You’re knee-deep or, more accurately, file/notecard/article/laptop-deep in your dissertation. You don’t hear anything around you—refrigerator opening, kids tussling, clothes washer whirring. You don’t even hear your name called for dinner. When you come up for air, you realize that your partner hasn’t spoken to you for days. When they do, it’s only to wail, “I never see you anymore!”
Sharing your dream with others is one way to help that dream become a reality. There are two primary benefits that can be realized by sharing your dream. The first is accountability. The second, shared ownership. Regardless of which or both benefits you seek, sharing your dream is essential.
In this article, we’ll explore seven ways that you can share your dream of publication to increase your overall success.
It’s one thing to have a dream. It’s another to do the things needed to achieve it. Every dream, including your dream of publication, comes at a cost. That cost will be different for every dream and every dreamer, but there are some common realities to all of them, perhaps the most important being that it is possible to pay too much for your dream.
To avoid paying too much, you must first identify what your dream is worth and measure the likely costs of achieving it.
So, what is your dream worth? Unfortunately, only you can determine the answer to that question. And you must answer that question before you can answer the bigger cost question of “Are you willing to pay the price for your dream?” To help you evaluate the value of your dream, let’s explore how to measure the costs of pursuing a dream.
Academia works in regular patterns of intensive study and classwork followed by scheduled breaks between or in the middle of academic terms. Whether your institution works on a traditional semester system with breaks between the spring, summer, and fall semesters or on a year-round or quarterly system with breaks strategically scheduled throughout the year, it is important to use these breaks in a way that they can improve your productivity and move you forward.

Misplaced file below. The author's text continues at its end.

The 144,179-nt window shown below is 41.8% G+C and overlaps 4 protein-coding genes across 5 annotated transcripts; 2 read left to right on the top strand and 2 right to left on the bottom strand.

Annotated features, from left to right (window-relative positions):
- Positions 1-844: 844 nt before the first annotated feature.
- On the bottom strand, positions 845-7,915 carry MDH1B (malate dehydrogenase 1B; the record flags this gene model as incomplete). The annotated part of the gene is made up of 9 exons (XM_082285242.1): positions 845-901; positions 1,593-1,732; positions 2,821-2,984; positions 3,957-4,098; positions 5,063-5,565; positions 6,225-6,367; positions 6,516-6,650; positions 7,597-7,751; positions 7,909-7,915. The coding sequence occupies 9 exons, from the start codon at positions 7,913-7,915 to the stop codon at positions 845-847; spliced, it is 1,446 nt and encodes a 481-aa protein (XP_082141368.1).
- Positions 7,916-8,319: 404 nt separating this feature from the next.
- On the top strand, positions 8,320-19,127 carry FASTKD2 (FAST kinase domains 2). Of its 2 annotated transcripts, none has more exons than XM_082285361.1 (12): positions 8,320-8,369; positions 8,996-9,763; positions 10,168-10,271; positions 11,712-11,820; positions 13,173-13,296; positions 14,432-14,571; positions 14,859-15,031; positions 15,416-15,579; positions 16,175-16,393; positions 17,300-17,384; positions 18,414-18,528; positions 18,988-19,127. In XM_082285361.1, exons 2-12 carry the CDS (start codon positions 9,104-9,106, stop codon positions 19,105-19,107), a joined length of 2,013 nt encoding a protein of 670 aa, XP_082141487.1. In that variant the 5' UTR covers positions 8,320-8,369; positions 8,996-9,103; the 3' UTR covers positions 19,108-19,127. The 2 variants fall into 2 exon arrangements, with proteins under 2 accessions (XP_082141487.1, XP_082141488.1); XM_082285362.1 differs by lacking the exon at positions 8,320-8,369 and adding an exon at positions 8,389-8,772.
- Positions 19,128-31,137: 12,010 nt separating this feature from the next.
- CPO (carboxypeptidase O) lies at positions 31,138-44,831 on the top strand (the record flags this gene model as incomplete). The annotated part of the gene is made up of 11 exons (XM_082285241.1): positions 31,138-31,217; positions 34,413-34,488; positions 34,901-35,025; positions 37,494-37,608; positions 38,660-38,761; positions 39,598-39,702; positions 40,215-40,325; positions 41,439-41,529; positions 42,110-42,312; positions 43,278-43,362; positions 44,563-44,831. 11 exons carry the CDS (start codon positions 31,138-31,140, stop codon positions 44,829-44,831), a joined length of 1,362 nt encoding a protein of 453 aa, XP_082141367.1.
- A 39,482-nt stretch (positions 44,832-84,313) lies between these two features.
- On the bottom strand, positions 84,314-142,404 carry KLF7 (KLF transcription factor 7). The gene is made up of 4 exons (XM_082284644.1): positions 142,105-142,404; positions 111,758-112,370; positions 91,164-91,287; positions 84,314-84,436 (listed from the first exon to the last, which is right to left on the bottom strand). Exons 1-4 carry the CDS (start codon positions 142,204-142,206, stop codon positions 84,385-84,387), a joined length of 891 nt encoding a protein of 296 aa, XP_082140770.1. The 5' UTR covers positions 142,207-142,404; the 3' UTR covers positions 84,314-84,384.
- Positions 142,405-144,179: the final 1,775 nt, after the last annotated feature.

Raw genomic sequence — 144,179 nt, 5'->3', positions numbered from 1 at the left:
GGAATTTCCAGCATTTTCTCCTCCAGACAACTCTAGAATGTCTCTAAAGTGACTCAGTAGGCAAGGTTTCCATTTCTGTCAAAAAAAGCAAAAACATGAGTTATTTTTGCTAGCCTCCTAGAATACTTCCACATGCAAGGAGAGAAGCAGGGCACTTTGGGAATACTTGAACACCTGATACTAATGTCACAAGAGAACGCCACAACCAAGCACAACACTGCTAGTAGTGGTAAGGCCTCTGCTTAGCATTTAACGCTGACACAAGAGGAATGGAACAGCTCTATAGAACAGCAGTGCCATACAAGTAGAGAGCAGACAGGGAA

In this article, I offer two suggestions for using breaks, like the winter break beginning now for most of our readers as we close out 2020, to improve your writing productivity either during or following the break. The advice depends on your regular practice during the academic year.
John Steinbeck once said, “Ideas are like rabbits. You get a couple and learn how to handle them, and pretty soon you have a dozen.” There’s much more to successful writing than ideas, though. We must be able to handle them.
In this week’s collection of posts from around the web, we found some ideas for handling ideas like focusing on process, a shared peer-review taxonomy, revising like a reader, fostering trust, getting confident with statistics, subscribing to open, and making the most of the time you have for writing.
Samuel Johnson once said, “The greatest part of a writer’s time is spent in reading, in order to write; a man will turn over half a library to make one book.” Our collection of articles from around the web are ones worth reading, beginning with a typology of books you may want to read to improve your writing craft.
Next, we have content on FAIR data principles for promoting open research data, ways to deal with writing tasks in college, and methods of addressing life’s challenges that may be affecting your writing practice. Finally, we explore qualitative research in a digital world, dealing with rejection, defeating self-doubt, and the function of academic book publishers.